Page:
Combustible Celluloid
 
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With: Clint Eastwood, Robert Duvall, John Saxon, Don Stroud, Stella Garcia, James Wainwright, Paul Koslo, Gregory Walcott, Dick Van Patten, Lynne Marta, John Carter, Pepe Hern, Joaquin Martinez, Ron Soble, Pepe Callahan
Written by: Elmore Leonard
Directed by: John Sturges
MPAA Rating: PG
Running Time: 88
Date: 07/14/1972
IMDB

Joe Kidd (1972)

3 1/2 Stars (out of 4)

'Kidd' Gloves

By Jeffrey M. Anderson

To date, Clint Eastwood has made only ten Westerns, and some of them are exemplary entries in the genre. So though Joe Kidd doesn't really stack up to films like The Good, the Bad and the Ugly or Unforgiven, it's still a prime example of a good, sturdy bread-and-butter Western.

Director John Sturges had made Bad Day at Black Rock, The Magnificent Seven and The Great Escape, and he was on his way down at this point, but his widescreen compositions are still effective and impressive. And rising star Elmore Leonard wrote the sharp screenplay.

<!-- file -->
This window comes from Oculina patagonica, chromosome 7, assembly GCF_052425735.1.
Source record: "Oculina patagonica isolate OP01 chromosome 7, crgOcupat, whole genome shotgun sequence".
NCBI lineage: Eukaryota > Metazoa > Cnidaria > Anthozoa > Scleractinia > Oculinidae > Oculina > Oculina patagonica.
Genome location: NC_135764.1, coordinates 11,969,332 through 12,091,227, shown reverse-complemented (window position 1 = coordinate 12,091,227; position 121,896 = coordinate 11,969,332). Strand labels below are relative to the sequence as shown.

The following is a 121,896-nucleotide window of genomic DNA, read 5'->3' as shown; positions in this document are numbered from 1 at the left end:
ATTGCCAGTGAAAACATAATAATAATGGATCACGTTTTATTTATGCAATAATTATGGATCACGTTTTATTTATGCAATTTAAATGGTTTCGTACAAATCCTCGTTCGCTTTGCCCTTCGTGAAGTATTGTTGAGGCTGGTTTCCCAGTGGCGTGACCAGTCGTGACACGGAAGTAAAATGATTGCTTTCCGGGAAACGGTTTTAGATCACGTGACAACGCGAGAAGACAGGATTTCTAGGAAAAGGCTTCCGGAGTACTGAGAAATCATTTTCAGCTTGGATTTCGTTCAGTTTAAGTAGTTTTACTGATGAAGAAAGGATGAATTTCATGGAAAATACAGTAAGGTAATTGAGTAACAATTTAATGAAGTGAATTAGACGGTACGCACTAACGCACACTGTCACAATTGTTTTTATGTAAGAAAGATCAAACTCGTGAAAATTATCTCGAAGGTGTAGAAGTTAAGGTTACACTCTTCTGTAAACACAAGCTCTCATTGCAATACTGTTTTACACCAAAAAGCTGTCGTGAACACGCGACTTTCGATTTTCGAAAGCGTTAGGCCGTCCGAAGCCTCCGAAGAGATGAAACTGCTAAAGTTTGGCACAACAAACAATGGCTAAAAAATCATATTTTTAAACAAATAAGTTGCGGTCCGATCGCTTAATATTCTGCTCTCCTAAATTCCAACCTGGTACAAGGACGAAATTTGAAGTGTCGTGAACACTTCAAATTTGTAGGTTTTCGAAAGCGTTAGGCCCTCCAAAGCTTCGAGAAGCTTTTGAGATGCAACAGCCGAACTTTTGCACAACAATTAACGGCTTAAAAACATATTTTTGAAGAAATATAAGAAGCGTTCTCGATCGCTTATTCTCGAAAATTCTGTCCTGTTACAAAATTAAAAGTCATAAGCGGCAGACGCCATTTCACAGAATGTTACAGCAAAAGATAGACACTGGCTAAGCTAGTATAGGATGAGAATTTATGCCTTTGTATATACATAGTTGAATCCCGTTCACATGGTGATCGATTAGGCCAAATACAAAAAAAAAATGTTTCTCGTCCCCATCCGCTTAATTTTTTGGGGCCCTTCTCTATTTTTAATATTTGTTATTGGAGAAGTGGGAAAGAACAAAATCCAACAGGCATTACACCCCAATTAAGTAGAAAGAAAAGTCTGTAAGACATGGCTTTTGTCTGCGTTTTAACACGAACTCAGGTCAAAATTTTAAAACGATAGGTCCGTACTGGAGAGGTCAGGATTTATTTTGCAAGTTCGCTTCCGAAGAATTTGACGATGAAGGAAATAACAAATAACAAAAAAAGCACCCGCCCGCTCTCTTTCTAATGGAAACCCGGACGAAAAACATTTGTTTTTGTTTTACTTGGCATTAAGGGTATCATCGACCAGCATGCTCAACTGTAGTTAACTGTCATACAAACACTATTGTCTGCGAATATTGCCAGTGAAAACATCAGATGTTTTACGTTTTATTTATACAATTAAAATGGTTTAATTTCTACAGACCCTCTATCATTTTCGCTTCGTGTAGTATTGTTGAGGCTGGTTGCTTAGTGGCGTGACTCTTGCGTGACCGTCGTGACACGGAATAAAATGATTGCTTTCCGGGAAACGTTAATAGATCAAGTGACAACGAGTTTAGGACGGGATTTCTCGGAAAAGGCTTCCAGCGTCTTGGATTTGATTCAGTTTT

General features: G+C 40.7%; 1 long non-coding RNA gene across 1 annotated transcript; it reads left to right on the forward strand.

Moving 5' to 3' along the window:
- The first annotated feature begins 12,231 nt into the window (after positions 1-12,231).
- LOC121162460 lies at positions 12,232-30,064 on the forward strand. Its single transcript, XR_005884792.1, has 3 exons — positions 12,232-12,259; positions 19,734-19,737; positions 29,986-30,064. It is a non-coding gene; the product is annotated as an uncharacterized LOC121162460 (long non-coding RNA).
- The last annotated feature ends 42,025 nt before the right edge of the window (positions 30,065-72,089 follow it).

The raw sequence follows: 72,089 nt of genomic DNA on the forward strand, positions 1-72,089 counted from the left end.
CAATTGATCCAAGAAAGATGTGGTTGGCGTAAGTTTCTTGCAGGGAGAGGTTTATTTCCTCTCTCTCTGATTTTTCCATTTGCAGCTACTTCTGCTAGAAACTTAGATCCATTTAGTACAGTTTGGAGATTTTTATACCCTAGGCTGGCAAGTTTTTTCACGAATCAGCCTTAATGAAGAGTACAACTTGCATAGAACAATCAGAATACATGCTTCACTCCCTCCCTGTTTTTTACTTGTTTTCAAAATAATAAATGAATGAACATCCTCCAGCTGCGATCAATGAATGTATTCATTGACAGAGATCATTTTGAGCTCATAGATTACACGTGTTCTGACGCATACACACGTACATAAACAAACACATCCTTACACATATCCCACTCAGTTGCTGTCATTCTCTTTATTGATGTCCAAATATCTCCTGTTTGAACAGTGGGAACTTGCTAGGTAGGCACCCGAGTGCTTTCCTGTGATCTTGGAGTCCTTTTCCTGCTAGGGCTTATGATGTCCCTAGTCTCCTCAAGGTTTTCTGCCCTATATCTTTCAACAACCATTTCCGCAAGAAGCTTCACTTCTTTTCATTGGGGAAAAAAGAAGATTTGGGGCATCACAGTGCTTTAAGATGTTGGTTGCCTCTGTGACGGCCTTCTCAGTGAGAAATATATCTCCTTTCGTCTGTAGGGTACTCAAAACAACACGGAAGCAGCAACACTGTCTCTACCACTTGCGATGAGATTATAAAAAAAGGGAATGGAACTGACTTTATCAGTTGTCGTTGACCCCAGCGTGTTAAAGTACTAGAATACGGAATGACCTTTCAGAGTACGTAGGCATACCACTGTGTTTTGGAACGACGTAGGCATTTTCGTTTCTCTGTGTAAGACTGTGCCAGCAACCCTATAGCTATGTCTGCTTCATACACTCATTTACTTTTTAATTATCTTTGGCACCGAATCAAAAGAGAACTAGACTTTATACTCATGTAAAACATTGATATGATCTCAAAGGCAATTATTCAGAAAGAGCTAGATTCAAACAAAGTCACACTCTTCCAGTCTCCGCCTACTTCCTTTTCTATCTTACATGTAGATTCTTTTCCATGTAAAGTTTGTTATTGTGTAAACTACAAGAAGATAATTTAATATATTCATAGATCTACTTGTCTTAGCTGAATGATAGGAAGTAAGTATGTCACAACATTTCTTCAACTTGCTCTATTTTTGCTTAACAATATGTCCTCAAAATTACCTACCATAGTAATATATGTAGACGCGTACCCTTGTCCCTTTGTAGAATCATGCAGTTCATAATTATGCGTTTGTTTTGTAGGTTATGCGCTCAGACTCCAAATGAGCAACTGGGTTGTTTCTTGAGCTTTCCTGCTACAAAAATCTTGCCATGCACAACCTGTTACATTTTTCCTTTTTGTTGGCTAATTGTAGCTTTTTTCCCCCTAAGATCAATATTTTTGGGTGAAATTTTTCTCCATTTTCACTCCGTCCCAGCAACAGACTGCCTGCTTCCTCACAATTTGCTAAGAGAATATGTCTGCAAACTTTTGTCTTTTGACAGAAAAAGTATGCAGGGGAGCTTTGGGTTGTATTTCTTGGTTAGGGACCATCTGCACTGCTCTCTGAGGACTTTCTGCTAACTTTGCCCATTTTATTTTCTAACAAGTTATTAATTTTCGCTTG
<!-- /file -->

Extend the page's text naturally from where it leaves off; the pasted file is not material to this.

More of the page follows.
Eastwood stars as the title role, a deadpan, scowling badass -- with a dry sense of humor -- whose reputation precedes him. (It's only a slight variation on the character he played in Leone's films.) We first meet him in jail, where he beats up a fellow inmate with a pot of beans before walking out. He's just about to be sentenced to ten days in prison (complete with chores to do) when a Mexican troublemaker named Luis Chama (John Saxon) breezes in, demanding back the rights to the land that the white men have stolen from his people.

Soon everyone is after Chama, including a wealthy landowner Frank Harlan (Robert Duvall) and his band of sharpshooters. Harlan wants to hire Kidd as a guide, and Kidd reluctantly agrees, but mainly because of his own agenda. Before long, Kidd finds himself in the middle of too many people shooting at one another and begins to take action.

All three leads are excellent, the film moves along at a good clip, and it's all effortlessly entertaining. Look for Dick Van Patten ("Eight Is Enough") as the hotel manager.

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